By The Reverend Dr. Katie Snipes Lancaster

“Prayer is the natural habitat and function of the soul as well as its natural desire.” 
—Phyllis Tickle, 1934–2015

Whether or not we can gather physically in the sanctuary, God knits us together in community and our cries to God ascend. In the midst of a national moment of awakening, when the cries for racial justice are being heard anew, we know that the spoken and unspoken prayers of the people are ascending to the ears of God. Prayers are innate. Prayers rise up from within us. Prayers connect us to the most intimate desires of our heart: for freedom, for peace, for justice, for breath, for health, for divine love. There is an urgency to prayer, an ingrown, unpracticed, deep-rooted intensity to the prayers of the nation today.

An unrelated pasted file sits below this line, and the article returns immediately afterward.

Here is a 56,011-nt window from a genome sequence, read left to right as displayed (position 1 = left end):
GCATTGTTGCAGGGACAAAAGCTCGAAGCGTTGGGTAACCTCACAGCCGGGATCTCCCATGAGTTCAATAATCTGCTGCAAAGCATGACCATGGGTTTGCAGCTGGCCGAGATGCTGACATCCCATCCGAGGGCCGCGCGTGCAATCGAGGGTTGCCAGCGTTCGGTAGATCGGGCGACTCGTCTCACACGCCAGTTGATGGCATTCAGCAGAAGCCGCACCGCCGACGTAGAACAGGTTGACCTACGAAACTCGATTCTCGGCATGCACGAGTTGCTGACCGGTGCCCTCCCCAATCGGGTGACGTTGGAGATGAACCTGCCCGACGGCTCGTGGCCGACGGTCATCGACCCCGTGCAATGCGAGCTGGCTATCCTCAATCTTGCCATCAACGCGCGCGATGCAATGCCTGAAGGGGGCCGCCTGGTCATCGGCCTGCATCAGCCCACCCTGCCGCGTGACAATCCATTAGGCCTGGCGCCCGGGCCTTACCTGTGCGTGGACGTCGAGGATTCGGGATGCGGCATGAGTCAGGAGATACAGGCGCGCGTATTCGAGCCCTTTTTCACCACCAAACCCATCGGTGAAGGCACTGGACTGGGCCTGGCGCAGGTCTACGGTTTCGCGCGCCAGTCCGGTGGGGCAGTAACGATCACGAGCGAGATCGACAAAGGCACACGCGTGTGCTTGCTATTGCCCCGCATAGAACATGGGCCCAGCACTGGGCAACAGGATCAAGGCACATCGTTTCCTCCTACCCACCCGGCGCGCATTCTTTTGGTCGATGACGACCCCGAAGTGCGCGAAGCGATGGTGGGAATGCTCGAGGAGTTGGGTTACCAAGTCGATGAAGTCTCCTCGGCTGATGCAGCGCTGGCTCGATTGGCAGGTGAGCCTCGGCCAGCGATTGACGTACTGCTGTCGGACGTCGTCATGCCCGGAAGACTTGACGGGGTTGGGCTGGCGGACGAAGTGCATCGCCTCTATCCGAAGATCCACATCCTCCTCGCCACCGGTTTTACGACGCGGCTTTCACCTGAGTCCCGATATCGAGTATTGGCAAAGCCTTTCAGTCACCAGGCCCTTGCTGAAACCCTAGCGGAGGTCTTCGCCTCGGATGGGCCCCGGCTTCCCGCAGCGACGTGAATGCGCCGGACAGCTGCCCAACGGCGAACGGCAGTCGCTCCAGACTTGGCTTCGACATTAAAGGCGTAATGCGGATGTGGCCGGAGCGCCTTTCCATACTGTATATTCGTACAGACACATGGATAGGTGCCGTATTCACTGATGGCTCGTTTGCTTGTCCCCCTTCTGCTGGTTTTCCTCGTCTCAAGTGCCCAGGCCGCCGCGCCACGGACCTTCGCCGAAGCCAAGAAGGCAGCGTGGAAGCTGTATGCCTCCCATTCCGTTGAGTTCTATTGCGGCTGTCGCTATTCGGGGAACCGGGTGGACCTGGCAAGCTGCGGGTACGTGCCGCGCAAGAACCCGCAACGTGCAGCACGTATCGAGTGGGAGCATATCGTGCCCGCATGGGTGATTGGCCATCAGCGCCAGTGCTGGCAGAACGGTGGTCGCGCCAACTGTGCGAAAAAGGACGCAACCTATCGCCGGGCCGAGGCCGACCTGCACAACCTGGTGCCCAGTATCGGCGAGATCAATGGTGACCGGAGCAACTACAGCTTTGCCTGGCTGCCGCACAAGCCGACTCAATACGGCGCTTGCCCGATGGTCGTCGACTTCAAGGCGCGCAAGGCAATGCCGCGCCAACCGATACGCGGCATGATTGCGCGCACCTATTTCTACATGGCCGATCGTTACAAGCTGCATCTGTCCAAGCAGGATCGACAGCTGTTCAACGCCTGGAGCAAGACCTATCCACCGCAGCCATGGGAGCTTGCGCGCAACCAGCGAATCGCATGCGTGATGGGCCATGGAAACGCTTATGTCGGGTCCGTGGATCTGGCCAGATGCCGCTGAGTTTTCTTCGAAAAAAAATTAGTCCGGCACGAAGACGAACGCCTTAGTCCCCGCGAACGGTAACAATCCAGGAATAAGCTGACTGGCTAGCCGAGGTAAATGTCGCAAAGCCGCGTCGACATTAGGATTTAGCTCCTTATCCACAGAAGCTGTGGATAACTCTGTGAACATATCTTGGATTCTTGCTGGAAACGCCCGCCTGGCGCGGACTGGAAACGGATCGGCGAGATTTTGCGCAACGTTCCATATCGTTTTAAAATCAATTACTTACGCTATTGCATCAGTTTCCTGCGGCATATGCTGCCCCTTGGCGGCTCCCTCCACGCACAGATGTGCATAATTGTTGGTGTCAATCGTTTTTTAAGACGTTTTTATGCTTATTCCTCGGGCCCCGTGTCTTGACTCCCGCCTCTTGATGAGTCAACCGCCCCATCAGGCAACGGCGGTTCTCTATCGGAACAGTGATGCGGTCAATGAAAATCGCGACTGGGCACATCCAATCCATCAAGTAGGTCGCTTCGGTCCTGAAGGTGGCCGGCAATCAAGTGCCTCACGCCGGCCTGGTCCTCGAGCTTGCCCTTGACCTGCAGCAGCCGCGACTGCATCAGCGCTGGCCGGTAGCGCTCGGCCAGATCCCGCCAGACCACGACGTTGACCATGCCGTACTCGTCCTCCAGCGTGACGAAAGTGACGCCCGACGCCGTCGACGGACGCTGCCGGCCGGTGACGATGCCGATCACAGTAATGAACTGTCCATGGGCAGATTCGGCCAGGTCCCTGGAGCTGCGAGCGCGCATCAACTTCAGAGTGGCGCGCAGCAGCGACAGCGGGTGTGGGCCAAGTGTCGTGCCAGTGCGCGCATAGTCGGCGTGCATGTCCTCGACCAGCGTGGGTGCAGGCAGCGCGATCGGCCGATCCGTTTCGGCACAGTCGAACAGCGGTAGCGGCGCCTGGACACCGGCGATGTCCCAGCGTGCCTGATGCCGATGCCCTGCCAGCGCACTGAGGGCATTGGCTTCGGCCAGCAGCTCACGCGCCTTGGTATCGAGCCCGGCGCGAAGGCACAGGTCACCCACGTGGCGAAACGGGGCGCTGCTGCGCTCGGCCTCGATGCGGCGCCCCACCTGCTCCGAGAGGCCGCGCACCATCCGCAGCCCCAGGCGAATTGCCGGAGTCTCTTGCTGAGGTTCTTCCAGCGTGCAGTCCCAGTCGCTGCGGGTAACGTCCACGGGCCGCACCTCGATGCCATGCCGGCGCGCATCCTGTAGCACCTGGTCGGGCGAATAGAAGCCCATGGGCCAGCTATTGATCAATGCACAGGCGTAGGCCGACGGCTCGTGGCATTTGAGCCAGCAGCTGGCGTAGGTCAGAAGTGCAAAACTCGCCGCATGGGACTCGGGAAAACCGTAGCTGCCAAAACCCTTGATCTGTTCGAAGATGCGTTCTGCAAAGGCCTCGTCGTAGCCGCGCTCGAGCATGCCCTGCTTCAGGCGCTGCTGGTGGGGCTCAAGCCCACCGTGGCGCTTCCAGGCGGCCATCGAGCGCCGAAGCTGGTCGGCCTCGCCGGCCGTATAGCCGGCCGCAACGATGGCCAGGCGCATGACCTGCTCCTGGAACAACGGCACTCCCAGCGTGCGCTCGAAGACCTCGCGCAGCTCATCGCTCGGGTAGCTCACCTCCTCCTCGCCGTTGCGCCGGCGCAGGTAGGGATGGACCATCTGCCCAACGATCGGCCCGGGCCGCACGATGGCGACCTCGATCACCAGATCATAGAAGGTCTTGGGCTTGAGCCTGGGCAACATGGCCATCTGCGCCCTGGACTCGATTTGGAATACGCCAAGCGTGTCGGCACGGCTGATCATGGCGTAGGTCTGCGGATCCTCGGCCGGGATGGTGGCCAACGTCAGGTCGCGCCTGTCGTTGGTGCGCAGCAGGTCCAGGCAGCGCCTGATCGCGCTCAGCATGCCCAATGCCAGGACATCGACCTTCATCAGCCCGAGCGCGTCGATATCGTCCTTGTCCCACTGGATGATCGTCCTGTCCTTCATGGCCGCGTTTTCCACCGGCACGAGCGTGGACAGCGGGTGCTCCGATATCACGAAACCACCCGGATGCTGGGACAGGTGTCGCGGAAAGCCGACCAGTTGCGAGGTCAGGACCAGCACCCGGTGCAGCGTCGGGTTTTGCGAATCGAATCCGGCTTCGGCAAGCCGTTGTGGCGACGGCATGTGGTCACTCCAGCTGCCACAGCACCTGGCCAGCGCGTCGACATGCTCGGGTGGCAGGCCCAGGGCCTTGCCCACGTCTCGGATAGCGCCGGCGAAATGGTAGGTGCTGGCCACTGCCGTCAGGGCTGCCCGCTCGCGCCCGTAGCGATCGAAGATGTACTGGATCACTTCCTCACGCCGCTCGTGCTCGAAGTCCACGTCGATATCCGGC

Let us pray:

May the simplicity of the prayer below be a gift.

My heart I give you, Lord, 
eagerly and entirely. 
Amen.
—John Calvin, 1509–1564

Click through to hear Bill Evertsberg’s urgent address from Monday to the congregation in light of national protests, to see a prayer vigil at Kenilworth Union Church from Tuesday night, and to watch tonight at 7:30 p.m. A Service of Witness and Commitment where Clergy throughout Wilmette and Kenilworth from differing faith traditions will join with song, prayers, read ancient words from our shared texts, recite poetry, and reflect on our collective call to serve God.